About 500 million cars were added to the global car fleet between 2000 and 2017, 75% in developing economies — and 40% in China alone, according to the IEA’s 2018 World Energy Outlook. Today, there are 1.1 billion cars on the road, and the fleet is expected to grow a whopping 80% by 2040. Much of that growth will take place in India, China and other developing economies. There are what I call the “big three” policies that countries are implementing (or planning to implement in the next few years): fuel economy standards, biofuels/low carbon fuels mandates and various EV support policies. Some countries are also looking to increase natural gas usage in passenger or light-duty vehicles (LDVs).
The single largest factor moderating oil demand in cars, as the figure below shows, are fuel economy targets, avoiding about 9 million barrels per day (mb/d) of oil demand in 2040. Biofuels offset 2.5 mb/d of oil demand in 2040 while natural gas offsets 1.6 mb/d oil demand. The 300 million electric cars on the road in 2040 displace around 3.3 mb/d of oil demand. The figure shows that even with these measures in place, demand will be about the same in 2040 as it was in 2017. The top right chart shows that even in 2040, there will still be some ways to go in setting fuel economy standards. The most fuel efficient vehicles today roughly meet a 6-8 l/100 km standard, and about 60% of vehicles in 2040 will not meet that standard. In other words, a lot is happening in fuel economy policy, but a lot more needs to happen.
What about heavy-duty vehicles (HDVs)? IEA notes that trucks have been one of the main sources of oil consumption growth in recent years, with demand up by around 4 mb/d between 2000 and 2017. Again, the vast majority of this increase has come from developing economies, and 25% from China alone. Today trucks are the second-largest oil-consuming sector after cars, with total consumption in 2017 of almost 16 mb/d. Global road freight activity grows by 3.1% per year, with China, India and the United States accounting for nearly half of the increase. In contrast to the outlook for cars, oil demand in trucks grows by 4 mb/d in the period to 2040 and is a key source of total oil demand growth in the New Policies Scenario.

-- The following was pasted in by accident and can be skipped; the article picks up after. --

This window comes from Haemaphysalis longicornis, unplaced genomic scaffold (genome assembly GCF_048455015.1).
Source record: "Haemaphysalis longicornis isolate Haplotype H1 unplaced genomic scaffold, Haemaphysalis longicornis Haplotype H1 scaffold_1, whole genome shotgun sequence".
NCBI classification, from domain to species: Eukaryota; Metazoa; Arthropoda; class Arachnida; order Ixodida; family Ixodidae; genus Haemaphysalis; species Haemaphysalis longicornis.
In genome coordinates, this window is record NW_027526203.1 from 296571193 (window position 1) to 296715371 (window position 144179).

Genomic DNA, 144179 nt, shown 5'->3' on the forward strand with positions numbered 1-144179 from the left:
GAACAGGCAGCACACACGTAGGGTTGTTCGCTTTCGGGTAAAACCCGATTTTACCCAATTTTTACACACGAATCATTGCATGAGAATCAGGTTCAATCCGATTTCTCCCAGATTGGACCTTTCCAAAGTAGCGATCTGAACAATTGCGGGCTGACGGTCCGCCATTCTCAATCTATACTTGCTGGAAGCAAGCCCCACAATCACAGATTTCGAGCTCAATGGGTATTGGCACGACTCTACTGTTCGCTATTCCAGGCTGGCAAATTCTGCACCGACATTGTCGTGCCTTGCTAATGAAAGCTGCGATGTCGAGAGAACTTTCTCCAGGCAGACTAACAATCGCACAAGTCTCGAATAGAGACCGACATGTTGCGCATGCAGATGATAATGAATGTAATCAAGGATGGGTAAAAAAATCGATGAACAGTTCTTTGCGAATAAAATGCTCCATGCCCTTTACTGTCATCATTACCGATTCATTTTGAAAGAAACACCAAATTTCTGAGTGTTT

This increase would be much larger were it not for improvements in vehicle and logistics efficiency, reflected in the figure above. These bring a major divergence in trends between freight activity on the one hand and oil demand on the other. For example, in advanced economies, freight activity grows by 2.1% on average each year, yet oil demand falls annually by 0.5%. The use of biofuels for trucks avoids 1.2 mb/d of oil demand in 2040, natural gas (especially in the U.S. and China) displaces more than 1.1 mb/d of oil demand, while electric trucks avoid 0.6 mb/d.
The upshot: road transport remains a major consumer of oil through to 2040 and beyond but it is no longer a primary cause of demand growth, according to IEA. One reason is the rise in electrification and the digitalization of mobility services. But the more significant factor is the increase in vehicle and logistics efficiency for both cars and trucks. In total, these avoid almost 15 mb/d additional oil demand in 2040. While many of these efficiency improvements do not depend on major technological breakthroughs, they are contingent on continued policies supporting fuel economy and emissions standards. “In this area, as in others, government actions will be pivotal in determining the pathway that the world follows,” IEA says. And as Future Fuel Outlook members know, governments around the world have already been active in this area, setting LDV and increasingly, HDV standards.
Tammy Klein is a consultant and strategic advisor providing market and policy intelligence and analysis on transportation fuels to the auto and oil industries, governments, and NGOs. She writes and advises on petroleum fuels, biofuels, alternative fuels, automotive fuels, and fuels policy. The Future Fuels Outlook service provides market and policy intelligence and analysis on global future fuels issue and trends. Learn more and sign up here.
 The New Policies Scenario (NPS) is IEA’s main case, modeling current and announced energy policies, including those in the Paris Agreement.